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Scala constructors

15 November 2010

Overview of “getting my hands dirty with scala”

Since a while now, I have been trying to get into scala, because I think its a very interesting language with promising concepts. But as usual the scala books just kept lying around, waiting for a better time to come by. But waiting on better times will never result in anything so I decided to just start doing it. In this blog I will post the things that I ran into, hopefully for others to learn from, or otherwise, just for me to read and laugh about again.

To get my hands dirty with scala, I want to implement a code generation tool for java. In my daily work job I have to do a lot of repititive work, so I created a small project to generate some of the fields and methods and testcases automatically. This is done using freemarker templates and java code. Since this project has no dependencies on a spring context or databases it looks like a natural fit to learn some more of scala.

Today I was reading in “Programming in Scala” from Martin Odersky, Lex Spoon and Bill Venners, when I read in chapter 6 that if you place code inside a class (and not within a method) these lines will automatically be included in the constructor. That seemed like a nice feature to me, to check if a fieldDefinition that gets constructed has a classDefinition owner that is not null. So I tried the following:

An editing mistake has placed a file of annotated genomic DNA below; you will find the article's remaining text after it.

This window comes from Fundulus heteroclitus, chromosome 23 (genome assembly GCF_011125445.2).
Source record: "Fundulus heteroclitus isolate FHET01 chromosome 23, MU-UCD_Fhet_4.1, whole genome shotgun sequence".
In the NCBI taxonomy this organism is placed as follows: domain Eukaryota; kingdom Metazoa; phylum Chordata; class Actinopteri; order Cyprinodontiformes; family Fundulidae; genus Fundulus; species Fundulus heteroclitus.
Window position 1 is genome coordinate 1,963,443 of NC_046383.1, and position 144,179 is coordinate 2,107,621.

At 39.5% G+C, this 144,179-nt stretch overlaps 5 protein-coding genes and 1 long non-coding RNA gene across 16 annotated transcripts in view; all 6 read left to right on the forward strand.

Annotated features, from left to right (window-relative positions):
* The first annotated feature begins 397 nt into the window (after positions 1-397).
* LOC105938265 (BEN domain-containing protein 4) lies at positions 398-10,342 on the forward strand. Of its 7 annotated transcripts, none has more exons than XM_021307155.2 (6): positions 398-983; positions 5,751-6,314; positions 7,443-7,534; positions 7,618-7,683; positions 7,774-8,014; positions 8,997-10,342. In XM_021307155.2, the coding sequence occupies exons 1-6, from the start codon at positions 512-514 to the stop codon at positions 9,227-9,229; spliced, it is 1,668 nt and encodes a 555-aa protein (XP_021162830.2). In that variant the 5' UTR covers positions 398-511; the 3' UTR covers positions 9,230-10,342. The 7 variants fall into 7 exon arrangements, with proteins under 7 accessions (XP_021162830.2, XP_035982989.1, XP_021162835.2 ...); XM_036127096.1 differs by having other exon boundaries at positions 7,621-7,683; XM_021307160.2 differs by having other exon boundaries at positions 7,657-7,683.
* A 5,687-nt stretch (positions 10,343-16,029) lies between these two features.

class ScalaFieldDefinition(classDefinition: ScalaClassDefinition) {
	val templateName: String = "default/fieldDefinition.ftl"
	var defaultInfo: ScalaDefaultInfo = new ScalaDefaultInfo()
	val fieldType: String = defaultInfo.fieldType
	println("in class")
}

After creating a test for this, I saw that indeed the “in class” was printed. So next I wanted to check if the given classDefinition was not null.

Creating the testcase (using scalatest from Bill Venners) resulted in the following


@Test
def shouldThrowIllegalArgumentException {
	intercept[IllegalArgumentException] {
		new ScalaFieldDefinition(null)
	}
}

and I updated the scalaFieldDefinition to:


class ScalaFieldDefinition(classDefinition: ScalaClassDefinition) {
	require(classDefinition != null)

	val templateName: String = "default/fieldDefinition.ftl"
	var defaultInfo: ScalaDefaultInfo = new ScalaDefaultInfo()
	val fieldType: String = defaultInfo.fieldType

	println("in class")
}

After running the testcase, I was greeted with a red bar, indicating no error had been thrown. That was not what I expected, so after a lot of deletions and trials I found out that I should not mix the declarations with the content. So when changed to :


class ScalaFieldDefinition(classDefinition: ScalaClassDefinition) {
	val templateName: String = "default/fieldDefinition.ftl"
	var defaultInfo: ScalaDefaultInfo = new ScalaDefaultInfo()
	val fieldType: String = defaultInfo.fieldType
	require(classDefinition != null)
	println("in class")
}

And that did the trick. Now the check on the required classDefinition did throw an exception.

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From → scala, Uncategorized

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